It was published in 1955, in the same year as John Wyndham’s The Chrysalids, which it fairly closely resembles. It’s a story of life in North America after the Bomb (not again …. I would so like to read a sf novel of life in any other part of the world after the Bomb: all suggestions welcome), in which religious tyranny has overtaken all civilisation within two generations. Oddly, people who were children during the time of the Bomb can remember their pre-Bomb lifestyles, but their children and grandchildren have been so completely indoctrinated as to believe all such memories are sinful and subversively dangerous. The indoctrination has been carried out by religious cults, led by bullying men with loud voices. I do not, cannot, believe this: all magazines, books, posters, art, photographs, visual references, let alone the technology to hear music and see TV and film, completely gone in two generations? Twenty, maybe, but not two. My belief failed to be suspended.
The Long Tomorrow is a futuristic western, in that the protagonists want desperately to escape their present tyranny and travel west to a far-off land of freedom. They have to make their way alone with no help except some mysterious guardian outlaw types, and they move cautiously through frontier towns that actively repress all attempts at community growth or trade. Violence is everywhere. Women are barely even noticeable, being crushed under the restrictions of the religious and civic tyrannies. They are either crushed slaves in bonnets (what is it that attracts religious cults in the USA to Little House on the Prairie fashions?), or pouting strumpets mad keen for sex-and-marriage (because tyrannies always insist on marriage). This is a pioneer variant of Joanna Russ’s concept of intergalactic suburbia, in which advances are made in all areas of human life and technology except where women are concerned, because their place is in the 1950s. There is one female character with agency, seen briefly for plot purposes, but she is mad, starving, dresses in rags and has clearly been exiled for having a mind of her own.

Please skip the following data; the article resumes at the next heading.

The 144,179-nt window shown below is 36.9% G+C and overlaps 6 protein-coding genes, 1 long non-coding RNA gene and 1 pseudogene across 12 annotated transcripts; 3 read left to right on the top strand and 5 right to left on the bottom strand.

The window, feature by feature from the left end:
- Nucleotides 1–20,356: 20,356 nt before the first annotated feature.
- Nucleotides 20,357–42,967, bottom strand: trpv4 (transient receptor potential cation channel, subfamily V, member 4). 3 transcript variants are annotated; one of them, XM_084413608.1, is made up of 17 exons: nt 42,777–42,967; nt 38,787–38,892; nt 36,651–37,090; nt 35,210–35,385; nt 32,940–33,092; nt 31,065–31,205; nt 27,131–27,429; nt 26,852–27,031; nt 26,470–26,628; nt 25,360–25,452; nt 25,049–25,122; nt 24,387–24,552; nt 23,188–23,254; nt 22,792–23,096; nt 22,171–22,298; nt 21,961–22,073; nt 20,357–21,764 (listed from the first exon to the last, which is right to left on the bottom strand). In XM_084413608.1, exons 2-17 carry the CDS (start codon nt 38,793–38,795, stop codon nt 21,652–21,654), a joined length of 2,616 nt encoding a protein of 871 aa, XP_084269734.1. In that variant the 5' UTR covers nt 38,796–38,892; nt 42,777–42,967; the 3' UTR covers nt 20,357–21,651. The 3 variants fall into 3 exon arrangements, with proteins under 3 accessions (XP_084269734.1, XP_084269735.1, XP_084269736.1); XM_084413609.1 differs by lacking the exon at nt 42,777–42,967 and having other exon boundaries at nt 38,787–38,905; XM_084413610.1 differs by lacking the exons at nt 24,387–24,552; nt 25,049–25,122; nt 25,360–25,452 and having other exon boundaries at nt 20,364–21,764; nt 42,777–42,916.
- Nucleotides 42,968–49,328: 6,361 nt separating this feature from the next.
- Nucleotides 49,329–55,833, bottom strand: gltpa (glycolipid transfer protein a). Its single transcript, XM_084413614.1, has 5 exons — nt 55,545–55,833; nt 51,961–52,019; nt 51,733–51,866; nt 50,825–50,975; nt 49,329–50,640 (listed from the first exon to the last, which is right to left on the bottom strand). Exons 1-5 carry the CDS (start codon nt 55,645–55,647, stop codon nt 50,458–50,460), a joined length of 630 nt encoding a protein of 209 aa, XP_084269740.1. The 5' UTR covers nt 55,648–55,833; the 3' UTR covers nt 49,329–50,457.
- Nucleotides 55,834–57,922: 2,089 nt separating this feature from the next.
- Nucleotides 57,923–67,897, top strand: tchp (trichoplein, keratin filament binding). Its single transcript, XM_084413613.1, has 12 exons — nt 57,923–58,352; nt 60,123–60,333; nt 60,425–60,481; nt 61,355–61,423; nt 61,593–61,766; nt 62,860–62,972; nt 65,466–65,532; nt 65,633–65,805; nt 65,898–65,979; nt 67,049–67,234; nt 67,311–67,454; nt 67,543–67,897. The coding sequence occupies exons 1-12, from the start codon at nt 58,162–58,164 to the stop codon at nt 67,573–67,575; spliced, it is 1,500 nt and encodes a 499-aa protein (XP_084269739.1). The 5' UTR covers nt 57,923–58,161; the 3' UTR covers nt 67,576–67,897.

The sf elements are limited to the post-apocalyptic setting, and to the importance of rescuing lost technologies as a metaphor for regaining civilisation. Except: when we reach the end of the novel, and the protagonists finally reach their goal, Brackett drops an idea on us that is truly magnificent in its implications, and finally shows why this novel belongs in the sf canon. Her philosophical paradox that denies and rewrites everything that we’ve read up to now, and for that alone the novel is worth reading. All that has gone before is pretty second-rate stuff. I had been thinking that the novel’s only selling point was a cynical piggyback on the fact that Leigh Brackett wrote the screenplay for The Empire Strikes Back. The Long Tomorrow is one of her earliest novels, and is not great, but has a tremendous central concept. For that alone it’s worth reading.
This remarkable compendium of the history of British radical communities is colourful inside and out: the typefaces change depending on the category of the text (commentary, quotation, reportage), and the stories are astonishingly addictive. ‘Just one more’, as, oblivious to the cold room or the early start next morning, you keep reading past midnight yet one more of these stories of the Utopian dreams of the British.
The publisher, Diggers and Dreamers, is a long-running network of British co-housing communities, which publishes directories and histories as well as community living guidance and inspiration. Utopia Brittanica shows the remarkable amount of dissent and independent thinking running through the history of the British people. It includes ample evidence of the dismaying gullibility of the British for religious sects founded on exploring socially-outlawed sexual practices. (The 19th-century Abode of Love in Spaxton made the rape of virgins a devotional, purifying act.) Islands of socialism across time populated by artistic visionaries show that the New Age was reinvented in practically every century since the fourteenth.